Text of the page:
Review: Pretty Butterflies

Pretty Butterflies Bellas mariposas— by RON WILKINSON —

Sara Podda and Maya Mulas star in Salvatore Mereu’s new wave Italian neorealist romp in small town Italy. Not unlike small town America, the big dreams of two young girls are hemmed in on all sides by the small mindedness of their provincial environment. Screened at Open Roads: New Italian Cinema at New York’s Lincoln Center, “Pretty Butterflies” tugs at the heart and strengthens the soul at the same time.

As they bounce from adventure to adventure, one of the girls narrates the story of a day in their lives. An ordinary day and at the same time an exceptional day, there is intimacy, adversity, kindness and self-preservation as the two take on the world. To paraphrase the song, “They were young and knew they would always win.”

As the film develops, we see the characters being separated into two camps, male and female. The men are thinly disguised villains, barely in control of their own base instincts. The girls look for something better. Motorcycles whiz around, driven by men, of course, through the plaza and after the girls. Their harsh noises echo the bellowing of the men in the tight quarters of the girls’ apartment building. There is no privacy here, but there is intimacy, although that letting down of one’s armor must be carefully considered and carefully controlled.

Frequent dowsings in the sea, showers, bathtubs and under hoses cleanse the girls, while the men shoot up on drugs and refuse to be gainfully employed. The only man in the entire film who seems to be worth his weight in olive oil is the nearly blind boy Gigi (Davide Todde). Bullied mercilessly by the older deviates, he goes through his day believing in fate and praying to God for deliverance. In the end he attains love, if in a limited sense, with a girl who has become, like him, a social outcast.

The two girls are also social outcasts, but they have a charisma that keeps them in the good graces of most of the people, most of the time. The rest of the time they have been blessed with the chutzpah to say and do the things a girl has to do to survive in a rough neighborhood. By and large they survive and the sheer power of positive thought, which they seem to radiate through the neighborhood with a power that goes through brick walls. The two are maturing sexually and there are ample lesbian overtones. However, the screenplay stops short of the realization of their sexuality, choosing instead to depict their virginity as being the source of their inner strength.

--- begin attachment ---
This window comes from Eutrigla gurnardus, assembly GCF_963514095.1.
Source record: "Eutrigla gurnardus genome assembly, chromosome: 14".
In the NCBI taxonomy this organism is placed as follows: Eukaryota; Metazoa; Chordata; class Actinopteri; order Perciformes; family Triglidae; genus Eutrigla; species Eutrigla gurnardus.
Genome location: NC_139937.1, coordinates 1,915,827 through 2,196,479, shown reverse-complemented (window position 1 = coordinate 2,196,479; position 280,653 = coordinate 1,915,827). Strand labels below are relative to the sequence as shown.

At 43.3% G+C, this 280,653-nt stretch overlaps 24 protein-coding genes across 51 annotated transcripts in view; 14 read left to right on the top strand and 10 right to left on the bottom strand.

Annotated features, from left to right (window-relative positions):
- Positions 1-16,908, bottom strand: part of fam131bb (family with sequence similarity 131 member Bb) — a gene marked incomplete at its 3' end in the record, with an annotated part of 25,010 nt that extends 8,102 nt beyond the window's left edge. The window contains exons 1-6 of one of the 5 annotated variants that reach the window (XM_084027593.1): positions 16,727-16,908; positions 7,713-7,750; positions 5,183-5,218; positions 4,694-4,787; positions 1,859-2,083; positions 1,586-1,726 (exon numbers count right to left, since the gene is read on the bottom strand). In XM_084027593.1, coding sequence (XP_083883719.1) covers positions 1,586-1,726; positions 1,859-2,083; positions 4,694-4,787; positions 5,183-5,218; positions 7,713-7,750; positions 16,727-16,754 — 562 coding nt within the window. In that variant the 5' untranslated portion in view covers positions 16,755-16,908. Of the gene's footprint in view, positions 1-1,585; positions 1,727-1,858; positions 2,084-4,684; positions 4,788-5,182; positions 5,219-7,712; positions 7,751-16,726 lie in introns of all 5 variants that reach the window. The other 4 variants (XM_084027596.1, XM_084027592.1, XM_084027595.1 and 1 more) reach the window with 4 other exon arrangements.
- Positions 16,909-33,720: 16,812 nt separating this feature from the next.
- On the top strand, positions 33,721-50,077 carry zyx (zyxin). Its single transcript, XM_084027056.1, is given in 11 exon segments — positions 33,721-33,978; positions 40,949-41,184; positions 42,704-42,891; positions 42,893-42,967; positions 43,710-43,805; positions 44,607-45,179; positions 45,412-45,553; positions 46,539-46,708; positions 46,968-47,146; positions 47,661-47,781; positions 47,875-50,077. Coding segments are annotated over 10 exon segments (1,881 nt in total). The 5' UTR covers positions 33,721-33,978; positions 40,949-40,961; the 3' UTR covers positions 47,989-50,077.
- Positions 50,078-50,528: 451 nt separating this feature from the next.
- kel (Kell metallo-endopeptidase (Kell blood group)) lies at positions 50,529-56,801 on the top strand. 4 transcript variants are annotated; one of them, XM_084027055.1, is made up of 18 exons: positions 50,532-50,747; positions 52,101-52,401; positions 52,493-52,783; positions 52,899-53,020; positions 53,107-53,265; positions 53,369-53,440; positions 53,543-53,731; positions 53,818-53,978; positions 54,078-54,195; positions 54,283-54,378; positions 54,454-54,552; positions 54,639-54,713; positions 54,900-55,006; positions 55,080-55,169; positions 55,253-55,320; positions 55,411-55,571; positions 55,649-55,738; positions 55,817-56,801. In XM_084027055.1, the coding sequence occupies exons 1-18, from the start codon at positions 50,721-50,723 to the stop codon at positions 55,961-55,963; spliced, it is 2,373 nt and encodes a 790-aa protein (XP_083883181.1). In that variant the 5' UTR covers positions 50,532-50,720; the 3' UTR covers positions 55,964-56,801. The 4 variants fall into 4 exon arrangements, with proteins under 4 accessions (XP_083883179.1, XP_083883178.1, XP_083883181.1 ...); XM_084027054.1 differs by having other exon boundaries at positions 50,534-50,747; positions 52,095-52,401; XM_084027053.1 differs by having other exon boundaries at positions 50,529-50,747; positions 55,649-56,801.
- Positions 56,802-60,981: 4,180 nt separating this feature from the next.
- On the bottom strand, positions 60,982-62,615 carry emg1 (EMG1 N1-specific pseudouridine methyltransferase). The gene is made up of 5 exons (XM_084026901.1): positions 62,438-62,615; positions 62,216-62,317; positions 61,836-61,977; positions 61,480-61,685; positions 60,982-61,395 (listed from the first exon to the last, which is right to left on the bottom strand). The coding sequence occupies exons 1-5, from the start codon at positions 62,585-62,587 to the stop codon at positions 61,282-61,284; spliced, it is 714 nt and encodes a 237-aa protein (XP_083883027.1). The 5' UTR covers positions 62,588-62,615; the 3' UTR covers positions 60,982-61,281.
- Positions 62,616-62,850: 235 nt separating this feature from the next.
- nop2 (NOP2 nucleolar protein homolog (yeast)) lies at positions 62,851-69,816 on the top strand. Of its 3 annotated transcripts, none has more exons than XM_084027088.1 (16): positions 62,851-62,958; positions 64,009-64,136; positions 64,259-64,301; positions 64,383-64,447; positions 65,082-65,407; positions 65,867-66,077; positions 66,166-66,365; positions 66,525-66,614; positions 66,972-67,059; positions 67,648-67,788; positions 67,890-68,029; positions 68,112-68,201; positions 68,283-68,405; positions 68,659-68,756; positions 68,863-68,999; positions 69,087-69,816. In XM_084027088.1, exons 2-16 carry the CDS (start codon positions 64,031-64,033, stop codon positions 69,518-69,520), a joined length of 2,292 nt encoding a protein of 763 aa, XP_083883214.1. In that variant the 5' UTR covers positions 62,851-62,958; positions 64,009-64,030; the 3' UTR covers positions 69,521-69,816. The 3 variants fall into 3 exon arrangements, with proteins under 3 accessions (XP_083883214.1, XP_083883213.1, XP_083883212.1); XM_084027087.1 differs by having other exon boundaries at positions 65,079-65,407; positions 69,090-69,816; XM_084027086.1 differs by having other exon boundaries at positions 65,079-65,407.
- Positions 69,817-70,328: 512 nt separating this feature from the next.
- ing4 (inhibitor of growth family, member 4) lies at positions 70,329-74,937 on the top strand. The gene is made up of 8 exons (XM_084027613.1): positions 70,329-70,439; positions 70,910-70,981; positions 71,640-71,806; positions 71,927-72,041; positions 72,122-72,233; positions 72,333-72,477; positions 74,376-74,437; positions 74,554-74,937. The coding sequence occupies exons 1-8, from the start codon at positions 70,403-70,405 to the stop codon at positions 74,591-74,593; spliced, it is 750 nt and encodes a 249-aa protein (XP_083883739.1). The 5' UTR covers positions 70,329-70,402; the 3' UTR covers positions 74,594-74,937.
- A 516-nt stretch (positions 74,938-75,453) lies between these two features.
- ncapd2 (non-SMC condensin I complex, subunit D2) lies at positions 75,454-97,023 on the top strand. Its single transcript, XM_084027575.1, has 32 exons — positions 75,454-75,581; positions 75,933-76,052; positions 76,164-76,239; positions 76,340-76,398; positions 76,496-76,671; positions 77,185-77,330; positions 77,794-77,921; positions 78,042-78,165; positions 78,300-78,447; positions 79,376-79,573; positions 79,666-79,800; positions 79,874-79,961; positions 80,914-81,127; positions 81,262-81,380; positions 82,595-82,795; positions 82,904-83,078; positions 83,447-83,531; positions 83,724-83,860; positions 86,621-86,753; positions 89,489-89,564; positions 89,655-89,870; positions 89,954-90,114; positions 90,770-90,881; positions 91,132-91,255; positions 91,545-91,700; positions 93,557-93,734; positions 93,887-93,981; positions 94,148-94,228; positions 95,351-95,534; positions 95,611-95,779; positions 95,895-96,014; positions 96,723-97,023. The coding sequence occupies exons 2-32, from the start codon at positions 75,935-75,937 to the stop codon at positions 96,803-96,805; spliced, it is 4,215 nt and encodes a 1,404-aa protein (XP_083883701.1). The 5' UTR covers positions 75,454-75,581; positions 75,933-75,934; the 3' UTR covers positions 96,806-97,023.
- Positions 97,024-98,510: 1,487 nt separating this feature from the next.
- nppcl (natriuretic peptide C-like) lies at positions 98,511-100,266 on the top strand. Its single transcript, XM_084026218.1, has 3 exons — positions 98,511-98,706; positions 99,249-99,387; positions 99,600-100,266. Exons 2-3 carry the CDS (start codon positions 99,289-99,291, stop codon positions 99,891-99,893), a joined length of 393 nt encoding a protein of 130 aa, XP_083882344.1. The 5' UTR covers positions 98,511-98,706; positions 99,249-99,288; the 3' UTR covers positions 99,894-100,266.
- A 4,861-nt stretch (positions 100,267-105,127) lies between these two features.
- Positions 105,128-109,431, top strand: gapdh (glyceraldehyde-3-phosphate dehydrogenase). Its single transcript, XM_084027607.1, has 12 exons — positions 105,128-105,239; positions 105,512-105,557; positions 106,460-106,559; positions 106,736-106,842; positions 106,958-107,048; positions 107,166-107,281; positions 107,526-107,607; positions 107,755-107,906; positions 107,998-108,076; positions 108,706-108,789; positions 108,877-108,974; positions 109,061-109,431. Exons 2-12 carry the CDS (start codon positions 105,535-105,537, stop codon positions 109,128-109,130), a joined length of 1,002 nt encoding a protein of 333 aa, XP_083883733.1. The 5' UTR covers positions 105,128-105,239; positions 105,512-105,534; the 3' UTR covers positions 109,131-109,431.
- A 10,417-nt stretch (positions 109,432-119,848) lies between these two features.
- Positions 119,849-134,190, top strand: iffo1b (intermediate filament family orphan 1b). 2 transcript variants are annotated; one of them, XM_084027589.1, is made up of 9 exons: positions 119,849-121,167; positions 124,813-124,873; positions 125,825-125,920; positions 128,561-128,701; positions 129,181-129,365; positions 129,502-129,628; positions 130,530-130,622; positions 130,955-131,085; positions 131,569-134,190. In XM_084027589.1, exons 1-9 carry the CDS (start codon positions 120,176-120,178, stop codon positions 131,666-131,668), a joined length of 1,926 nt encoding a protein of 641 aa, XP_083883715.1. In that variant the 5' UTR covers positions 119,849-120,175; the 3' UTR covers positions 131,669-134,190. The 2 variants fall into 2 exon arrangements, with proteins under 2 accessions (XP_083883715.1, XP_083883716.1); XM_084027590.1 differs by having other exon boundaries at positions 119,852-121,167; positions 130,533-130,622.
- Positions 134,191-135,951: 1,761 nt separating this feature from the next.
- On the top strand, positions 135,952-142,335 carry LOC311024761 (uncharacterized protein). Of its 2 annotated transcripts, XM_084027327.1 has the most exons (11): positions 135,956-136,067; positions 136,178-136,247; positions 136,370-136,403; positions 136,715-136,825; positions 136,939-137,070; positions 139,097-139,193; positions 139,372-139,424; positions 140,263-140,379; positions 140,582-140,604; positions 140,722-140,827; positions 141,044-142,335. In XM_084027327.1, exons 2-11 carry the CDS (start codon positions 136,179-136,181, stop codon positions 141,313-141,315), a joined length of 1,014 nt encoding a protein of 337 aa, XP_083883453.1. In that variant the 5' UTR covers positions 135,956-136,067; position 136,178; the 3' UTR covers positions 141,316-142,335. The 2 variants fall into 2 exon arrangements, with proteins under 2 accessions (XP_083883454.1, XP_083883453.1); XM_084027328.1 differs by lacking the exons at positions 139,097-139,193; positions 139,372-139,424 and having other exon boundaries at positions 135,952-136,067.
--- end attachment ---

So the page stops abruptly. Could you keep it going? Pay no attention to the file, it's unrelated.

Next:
As the identities of the male and female groups jell, the two sides of the coin are developed. Men vs. women as degenerative sexuality and disciplined virginity, instinct driven males and rational females, working women and lazy, drug addicted men and intimate women and alienated men. Not a very bright outlook for the male gender, and not a very balanced viewpoint on the part of the film makers. Perhaps this is metaphorical, not to be taken literally. Hard to say, but it emerges as one of the weak points of the film.

In spite of that the movie is drenched in the lush, gritty street-wise cinematography of Italian cinema. For the aficionados of that, this modern take on neorealism comes off just fine. It does not have the swinging timeliness of “La Dolce Vita” or the stabbing loneliness of “Nights of Cabiria” but it is great to see the wonderful art form preserved. The shots are brutally unvarnished, and yet every one is a work of art that would stand alone as a still picture. The vibrant noise of the motorbikes is contrasted with the wind and the waves at the beach, the soft rumbling of the bus and the intermittent crying of a baby wanting to be held.

As compared to New York and Hollywood films, Italian films seem to be more about life and less about people and places. The writers and director of this movie are more able to move beyond the tourist aspects of the place and time and create a story and feeling about universal values, events and emotions. This is a strength of Italian cinema that seems to survive year after year, decade after decade.


Film Credits:
Directed by: Salvatore Mereu
Written by: Sergio Atzeni (novel) and Salvatore Mereu (screenplay)
Starring: Sara Podda, Maya Mulas and Davide Todde
Release Date: Screened at Open Roads: New Italian Cinema
MPAA: Not Rated
Run Time: 100 minutes
Country: Italy
Language: Italian w/ English Subtitles
Color: Color
Rating: 8/10

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